Barbie's Greta Gerwig And Noah Baumbach Explain Why They Needed To 'Protect' Their Movie, And I'm Overjoyed They Did

 Barbie smiling while wearing a cowgirl hat in Barbie.
Barbie smiling while wearing a cowgirl hat in Barbie.

Just like how the Barbies worked to protect and save Barbie Land, Barbie’s co-writers, Greta Gerwig – who also directed the film – and Noah Baumbach felt a need to “protect” their movie. Clearly, their drive to create the film they originally set out to make paid off. Barbie received rave reviews, dominated at the box office this summer and it’s a pop culture phenomenon. Now, the screenwriters have explained why they felt such a strong urge to create the lovely bright pink movie they had always intended to make, and I’m overjoyed that they did.

The screenwriters and directors spoke a lot about Barbie and their writing process during a Q&A with renowned screenwriter Tony Kushner. As they chatted at the Brooklyn Academy of Muisc, the partners talked about their urge to protect their movie (via People). Baumbach, who initially thought the comedy was a “terrible idea,” explained why he thought Gerwig had to direct it, saying:

There was a point where I was like, 'You have to direct it,' because we have to protect it. Because as we started to really enjoy [writing the movie], and really it was like we're totally mad, we were totally mad. We were, as many of us [were] in the pandemic, there was that isolation, so it kind of gave us this way of connection to a kind of future world where we hoped movies would be back and we'd all be back in a theater.

Clearly, Baumbach came around to Barbie, and he knew his partner had to helm it. However, he wasn’t the only one who felt this passionate about taking care of the movie. Greta Gerwig also explained that writing the film during the pandemic, when “no one was making movies,” gave them the opportunity to “go-for-broke,” and make the project of their dreams. The Little Women director said:

There was also a feeling of 'There's no movies, nobody's making anything.' So there was this sort of go-for-broke quality in how we did it. Then once we were doing it, we felt like, 'We love this — and also, definitely no one will ever let us make this.'

From throwing playful jabs at Mattel to working in an iconic musical number for the Kens to incorporating complex commentary on women, men and power, these two created a film no one expected. And it truly blew audiences away. Gerwig said they were able to do all this because there were no movies being made at the time, so they could work with an air of “fearlessness.” She elaborated on this point, saying:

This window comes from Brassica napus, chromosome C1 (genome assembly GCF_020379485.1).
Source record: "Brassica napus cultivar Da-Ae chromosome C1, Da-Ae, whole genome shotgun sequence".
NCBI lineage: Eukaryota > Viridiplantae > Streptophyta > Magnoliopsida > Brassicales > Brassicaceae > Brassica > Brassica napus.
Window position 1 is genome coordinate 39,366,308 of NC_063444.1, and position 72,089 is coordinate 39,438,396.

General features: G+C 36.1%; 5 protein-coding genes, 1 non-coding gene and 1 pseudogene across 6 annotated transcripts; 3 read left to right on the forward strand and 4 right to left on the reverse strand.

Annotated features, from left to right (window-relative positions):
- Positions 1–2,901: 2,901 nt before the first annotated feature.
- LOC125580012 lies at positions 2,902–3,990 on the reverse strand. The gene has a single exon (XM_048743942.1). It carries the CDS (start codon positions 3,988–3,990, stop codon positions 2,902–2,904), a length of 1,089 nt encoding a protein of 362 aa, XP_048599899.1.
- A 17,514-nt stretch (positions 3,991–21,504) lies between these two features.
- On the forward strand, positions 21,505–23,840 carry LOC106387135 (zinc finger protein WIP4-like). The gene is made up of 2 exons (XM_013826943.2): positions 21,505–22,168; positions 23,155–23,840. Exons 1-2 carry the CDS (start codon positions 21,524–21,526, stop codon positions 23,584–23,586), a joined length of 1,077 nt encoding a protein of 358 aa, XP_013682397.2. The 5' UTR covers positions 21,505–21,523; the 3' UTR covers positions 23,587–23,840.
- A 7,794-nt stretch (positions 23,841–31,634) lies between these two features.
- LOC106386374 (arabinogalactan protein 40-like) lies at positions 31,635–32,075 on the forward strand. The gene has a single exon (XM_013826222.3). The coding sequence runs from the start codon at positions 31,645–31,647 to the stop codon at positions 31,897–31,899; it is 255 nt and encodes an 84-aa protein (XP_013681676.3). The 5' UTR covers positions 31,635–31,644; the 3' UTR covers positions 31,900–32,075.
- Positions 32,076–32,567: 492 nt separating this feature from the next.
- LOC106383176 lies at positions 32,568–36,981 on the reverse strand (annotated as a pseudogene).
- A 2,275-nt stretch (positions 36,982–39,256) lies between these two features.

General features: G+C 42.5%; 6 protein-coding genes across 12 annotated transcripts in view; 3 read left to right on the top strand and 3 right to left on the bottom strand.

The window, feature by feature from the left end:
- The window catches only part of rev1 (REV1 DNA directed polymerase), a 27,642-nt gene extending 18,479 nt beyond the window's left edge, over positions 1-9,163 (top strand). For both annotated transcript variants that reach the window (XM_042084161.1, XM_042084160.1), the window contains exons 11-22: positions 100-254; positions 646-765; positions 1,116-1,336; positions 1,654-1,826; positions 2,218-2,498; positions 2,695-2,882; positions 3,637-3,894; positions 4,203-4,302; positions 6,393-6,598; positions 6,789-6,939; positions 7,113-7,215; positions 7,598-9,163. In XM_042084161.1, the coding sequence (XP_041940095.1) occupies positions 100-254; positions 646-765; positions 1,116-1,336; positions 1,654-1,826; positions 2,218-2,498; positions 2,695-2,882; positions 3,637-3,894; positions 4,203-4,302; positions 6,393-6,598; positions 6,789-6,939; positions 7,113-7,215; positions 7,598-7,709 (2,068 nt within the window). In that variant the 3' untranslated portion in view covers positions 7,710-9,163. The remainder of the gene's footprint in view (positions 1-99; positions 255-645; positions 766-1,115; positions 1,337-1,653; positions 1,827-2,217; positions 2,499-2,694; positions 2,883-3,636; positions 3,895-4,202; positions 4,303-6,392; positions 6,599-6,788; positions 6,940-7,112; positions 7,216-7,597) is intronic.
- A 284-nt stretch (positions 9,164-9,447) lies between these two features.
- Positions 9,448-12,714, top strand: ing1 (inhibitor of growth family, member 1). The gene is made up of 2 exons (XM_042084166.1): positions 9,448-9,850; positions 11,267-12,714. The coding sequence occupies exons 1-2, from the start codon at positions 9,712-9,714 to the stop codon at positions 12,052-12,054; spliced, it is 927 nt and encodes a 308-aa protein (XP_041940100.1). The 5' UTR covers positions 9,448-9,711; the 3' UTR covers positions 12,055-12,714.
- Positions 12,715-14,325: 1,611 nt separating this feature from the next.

That also gave us a level of protection and fearlessness because I think at one point we were like, 'Let's write the greatest script nobody can ever make or no one will ever let us make.’

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Ryan Gosling as Ken and Margot Robbie as Barbie in Barbie
Ryan Gosling as Ken and Margot Robbie as Barbie in Barbie

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I’m overjoyed that the Lady Bird writer/director and the Marriage Story writer/director approached this movie with “protection and fearlessness.” This Margot Robbie-led film is easily one of my favorites of the year, and it’s because of how unique and meaningful it is. I never thought I’d be able to see a movie that is so silly and colorful as well as deep and profound. But, we got it, and it was because of these two’s urge to “protect” it.

After Greta Gerwig and Noah Baumbach's movie came out, it made over $1 billion globally at the box office, and it broke records for Warner Bros. This unique and ultra-creative mega-hit from the 2023 movie schedule made me hopeful for the future of film. I hope more directors and writers are able to approach their projects with the same kind of protectiveness and fearlessness so we can get even more one-of-a-kind movies like Barbie.